This page is part of the web mail archives of SRFI 75 from before July 7th, 2015. The new archives for SRFI 75 contain all messages, not just those from before July 7th, 2015.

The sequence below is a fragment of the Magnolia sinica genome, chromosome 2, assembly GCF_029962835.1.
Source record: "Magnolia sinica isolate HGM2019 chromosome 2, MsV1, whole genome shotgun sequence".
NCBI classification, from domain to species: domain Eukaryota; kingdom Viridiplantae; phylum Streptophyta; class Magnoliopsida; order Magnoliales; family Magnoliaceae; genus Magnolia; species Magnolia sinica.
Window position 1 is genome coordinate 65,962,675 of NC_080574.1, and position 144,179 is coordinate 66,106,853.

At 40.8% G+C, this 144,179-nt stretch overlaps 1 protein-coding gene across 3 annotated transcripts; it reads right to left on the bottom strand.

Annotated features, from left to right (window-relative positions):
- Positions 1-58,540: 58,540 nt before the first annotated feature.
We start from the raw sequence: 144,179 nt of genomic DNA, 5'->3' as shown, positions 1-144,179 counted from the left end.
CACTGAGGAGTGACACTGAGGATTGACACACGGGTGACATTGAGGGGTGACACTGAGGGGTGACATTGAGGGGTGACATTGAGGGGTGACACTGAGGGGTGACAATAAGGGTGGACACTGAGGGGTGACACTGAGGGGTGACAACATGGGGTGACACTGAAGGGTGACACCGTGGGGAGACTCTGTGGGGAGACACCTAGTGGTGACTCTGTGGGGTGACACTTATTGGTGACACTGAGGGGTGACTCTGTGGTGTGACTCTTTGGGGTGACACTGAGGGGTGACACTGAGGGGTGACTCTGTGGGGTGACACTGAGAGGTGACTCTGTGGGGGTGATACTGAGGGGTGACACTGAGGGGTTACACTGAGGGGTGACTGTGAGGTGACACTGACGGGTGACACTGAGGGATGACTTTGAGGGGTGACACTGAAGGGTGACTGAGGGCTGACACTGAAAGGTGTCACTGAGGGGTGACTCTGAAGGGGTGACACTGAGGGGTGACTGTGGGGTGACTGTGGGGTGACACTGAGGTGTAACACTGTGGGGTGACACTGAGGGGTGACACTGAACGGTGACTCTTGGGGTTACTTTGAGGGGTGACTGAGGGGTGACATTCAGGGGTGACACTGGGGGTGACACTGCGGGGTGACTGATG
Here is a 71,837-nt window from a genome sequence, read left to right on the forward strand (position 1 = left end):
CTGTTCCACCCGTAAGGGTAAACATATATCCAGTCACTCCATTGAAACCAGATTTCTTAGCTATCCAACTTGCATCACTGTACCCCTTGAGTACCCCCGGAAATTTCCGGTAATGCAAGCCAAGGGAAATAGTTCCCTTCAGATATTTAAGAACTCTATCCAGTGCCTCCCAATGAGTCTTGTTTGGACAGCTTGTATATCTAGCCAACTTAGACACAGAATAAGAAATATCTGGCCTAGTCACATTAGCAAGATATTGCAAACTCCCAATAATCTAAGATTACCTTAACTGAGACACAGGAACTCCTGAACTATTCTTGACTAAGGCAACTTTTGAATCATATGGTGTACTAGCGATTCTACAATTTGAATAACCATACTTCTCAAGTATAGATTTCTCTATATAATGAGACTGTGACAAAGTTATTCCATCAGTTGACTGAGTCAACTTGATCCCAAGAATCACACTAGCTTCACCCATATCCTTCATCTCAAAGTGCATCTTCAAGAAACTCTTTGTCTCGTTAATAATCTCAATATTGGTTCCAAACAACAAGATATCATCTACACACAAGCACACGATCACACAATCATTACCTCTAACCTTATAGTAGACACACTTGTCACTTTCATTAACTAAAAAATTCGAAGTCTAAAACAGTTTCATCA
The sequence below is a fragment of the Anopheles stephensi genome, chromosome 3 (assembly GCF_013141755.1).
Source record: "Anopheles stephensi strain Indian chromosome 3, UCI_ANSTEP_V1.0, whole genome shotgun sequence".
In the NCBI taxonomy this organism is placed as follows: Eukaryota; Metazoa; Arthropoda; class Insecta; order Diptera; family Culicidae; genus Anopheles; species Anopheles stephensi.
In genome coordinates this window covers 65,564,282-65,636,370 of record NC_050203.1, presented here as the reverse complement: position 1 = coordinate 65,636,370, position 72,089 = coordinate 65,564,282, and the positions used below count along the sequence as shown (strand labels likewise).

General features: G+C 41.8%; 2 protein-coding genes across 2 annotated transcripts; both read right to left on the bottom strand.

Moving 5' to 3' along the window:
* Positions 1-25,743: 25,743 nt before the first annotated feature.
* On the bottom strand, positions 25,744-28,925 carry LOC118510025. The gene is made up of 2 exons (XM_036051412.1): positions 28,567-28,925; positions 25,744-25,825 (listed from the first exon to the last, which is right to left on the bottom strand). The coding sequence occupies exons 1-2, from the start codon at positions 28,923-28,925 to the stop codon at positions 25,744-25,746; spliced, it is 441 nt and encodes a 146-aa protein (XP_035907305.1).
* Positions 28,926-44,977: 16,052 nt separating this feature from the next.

On 7/29/05, William D Clinger <cesura@xxxxxxxxxxx> wrote: > Alex Shinn wrote: > > What is being done stupidly? Any freshman textbook will include Sigma > > in the analysis of BM (at least mine, "Algorithms" by CL&R does, and > > all of the web analysis I Googled for did as well). > > You were arguing that UTF-8 "wins hands down for string searching". I retract that, it was too strong a statement. I would still personally prefer UTF-8 for string searching any day, but acknowledge that this is debatable. > Had it been clear that you meant to say nothing more than that > UTF-8 wins hands down, provided the implementor doesn't know any > better than to use the naive representations that are often found > in freshman textbooks, then I would not have responded to you. I never suggested there weren't alternate algorithms. But when you make a change to an algorithm significant enough to alter the asymptotic time, it is typical to refer to that as a variant of the algorithm. Regardless, I did acknowledge the variants, and I quoted your own algorithms and your own running time analysis accurately, and don't believe I deserve this hostility. > > Ah, so this uses a hash table instead of a binary tree. For > > asymptotic notation this will remove the lg(m) factor, though > > it does incur some not insignificant constant overhead. > > I will assume you are smart enough to realize that a potentially > three-stage lookup based on Unicode scalar values, which usually > terminates in the first stage of lookup, is essentially similar > to the potentially six-step lookup required for UTF-8, which > usually involves only one step. Well, UTF-8 is in theory 1-4 bytes, and in practice you almost never see 4-byte codepoints, and 1 byte codepoints are extremely common. Is the three-stage assumption for binary trees? That would suggest the search strings are never longer than 8 characters. In practice I frequently search for much longer strings - "call-with-current-continuation" at 30 characters (5 stage lookup) is fairly common, and mult-line searches are not unheard of. You can't just dismiss a lg(m) factor. If you're interested, I'll gladly benchmark a UTF-8 string search against any UTF-32 string search you want to provide. > > It seems you are suggesting non-fixed-length arrays as being > > poor choices of representation. > > It seems you are not reading very carefully. Out of curiosity, what string representations does SRFI-75 penalize which you consider to be poor? > > Thus Bothner's statement still stands without a counter-example. > > What you mean, of course, is that Bothner's statement still stands > without a counterexample you are willing to admit. [...] > In case you have forgotten Bothner's statement, here it is: > "Random accesses to a position in a string that has not been > previously accessed is not in itself useful." You are correct, and I was mistaken, I was mentally translating this to "Random accesses to a position in a string that has not been previously accessed is not *necessary*," and was arguing strongly on this point because of the previous draft of the SRFI which restricted strings to character arrays. "Usefulness" is fairly meaningless to argue about - people can find a use for just about anything. I will stick to the claim that random access is not necessary, for performance or other reasons. -- Alex